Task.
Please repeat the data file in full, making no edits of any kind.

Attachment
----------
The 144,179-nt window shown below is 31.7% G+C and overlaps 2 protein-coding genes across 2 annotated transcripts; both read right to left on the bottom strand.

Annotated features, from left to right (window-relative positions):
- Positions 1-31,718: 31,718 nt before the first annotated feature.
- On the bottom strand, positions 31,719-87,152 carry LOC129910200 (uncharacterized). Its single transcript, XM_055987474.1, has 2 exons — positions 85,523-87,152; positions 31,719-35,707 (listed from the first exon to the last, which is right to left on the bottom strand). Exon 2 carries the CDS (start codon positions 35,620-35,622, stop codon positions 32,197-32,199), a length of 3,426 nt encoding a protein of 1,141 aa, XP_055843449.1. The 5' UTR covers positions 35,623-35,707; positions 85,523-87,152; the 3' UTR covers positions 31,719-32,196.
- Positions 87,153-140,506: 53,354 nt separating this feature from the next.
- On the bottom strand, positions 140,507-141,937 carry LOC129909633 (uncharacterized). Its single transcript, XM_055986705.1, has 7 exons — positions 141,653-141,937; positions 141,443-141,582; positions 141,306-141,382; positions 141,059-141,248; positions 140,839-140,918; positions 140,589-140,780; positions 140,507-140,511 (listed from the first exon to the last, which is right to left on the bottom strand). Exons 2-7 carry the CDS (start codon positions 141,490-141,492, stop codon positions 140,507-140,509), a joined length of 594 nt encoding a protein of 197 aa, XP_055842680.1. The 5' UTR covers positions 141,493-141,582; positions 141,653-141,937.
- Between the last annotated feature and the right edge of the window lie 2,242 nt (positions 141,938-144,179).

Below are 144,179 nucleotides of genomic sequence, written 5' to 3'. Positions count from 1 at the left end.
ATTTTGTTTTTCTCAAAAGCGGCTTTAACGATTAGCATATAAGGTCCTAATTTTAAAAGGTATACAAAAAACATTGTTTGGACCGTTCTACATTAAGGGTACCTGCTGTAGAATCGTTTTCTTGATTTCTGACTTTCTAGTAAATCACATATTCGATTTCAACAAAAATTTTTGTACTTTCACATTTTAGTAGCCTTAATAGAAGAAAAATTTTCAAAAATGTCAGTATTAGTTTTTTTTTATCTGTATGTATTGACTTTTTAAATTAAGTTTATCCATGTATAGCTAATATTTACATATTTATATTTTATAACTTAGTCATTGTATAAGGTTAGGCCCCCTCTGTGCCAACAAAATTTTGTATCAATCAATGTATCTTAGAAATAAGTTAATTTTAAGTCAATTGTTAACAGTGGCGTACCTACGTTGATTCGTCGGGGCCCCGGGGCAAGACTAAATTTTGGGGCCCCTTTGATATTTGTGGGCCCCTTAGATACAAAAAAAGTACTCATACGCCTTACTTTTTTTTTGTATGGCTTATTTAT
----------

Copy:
The 144,179-nt window shown below is 31.7% G+C and overlaps 2 protein-coding genes across 2 annotated transcripts; both read right to left on the bottom strand.

Annotated features, from left to right (window-relative positions):
- Positions 1-31,718: 31,718 nt before the first annotated feature.
- On the bottom strand, positions 31,719-87,152 carry LOC129910200 (uncharacterized). Its single transcript, XM_055987474.1, has 2 exons — positions 85,523-87,152; positions 31,719-35,707 (listed from the first exon to the last, which is right to left on the bottom strand). Exon 2 carries the CDS (start codon positions 35,620-35,622, stop codon positions 32,197-32,199), a length of 3,426 nt encoding a protein of 1,141 aa, XP_055843449.1. The 5' UTR covers positions 35,623-35,707; positions 85,523-87,152; the 3' UTR covers positions 31,719-32,196.
- Positions 87,153-140,506: 53,354 nt separating this feature from the next.
- On the bottom strand, positions 140,507-141,937 carry LOC129909633 (uncharacterized). Its single transcript, XM_055986705.1, has 7 exons — positions 141,653-141,937; positions 141,443-141,582; positions 141,306-141,382; positions 141,059-141,248; positions 140,839-140,918; positions 140,589-140,780; positions 140,507-140,511 (listed from the first exon to the last, which is right to left on the bottom strand). Exons 2-7 carry the CDS (start codon positions 141,490-141,492, stop codon positions 140,507-140,509), a joined length of 594 nt encoding a protein of 197 aa, XP_055842680.1. The 5' UTR covers positions 141,493-141,582; positions 141,653-141,937.
- Between the last annotated feature and the right edge of the window lie 2,242 nt (positions 141,938-144,179).

Below are 144,179 nucleotides of genomic sequence, written 5' to 3'. Positions count from 1 at the left end.
ATTTTGTTTTTCTCAAAAGCGGCTTTAACGATTAGCATATAAGGTCCTAATTTTAAAAGGTATACAAAAAACATTGTTTGGACCGTTCTACATTAAGGGTACCTGCTGTAGAATCGTTTTCTTGATTTCTGACTTTCTAGTAAATCACATATTCGATTTCAACAAAAATTTTTGTACTTTCACATTTTAGTAGCCTTAATAGAAGAAAAATTTTCAAAAATGTCAGTATTAGTTTTTTTTTATCTGTATGTATTGACTTTTTAAATTAAGTTTATCCATGTATAGCTAATATTTACATATTTATATTTTATAACTTAGTCATTGTATAAGGTTAGGCCCCCTCTGTGCCAACAAAATTTTGTATCAATCAATGTATCTTAGAAATAAGTTAATTTTAAGTCAATTGTTAACAGTGGCGTACCTACGTTGATTCGTCGGGGCCCCGGGGCAAGACTAAATTTTGGGGCCCCTTTGATATTTGTGGGCCCCTTAGATACAAAAAAAGTACTCATACGCCTTACTTTTTTTTTGTATGGCTTATTTAT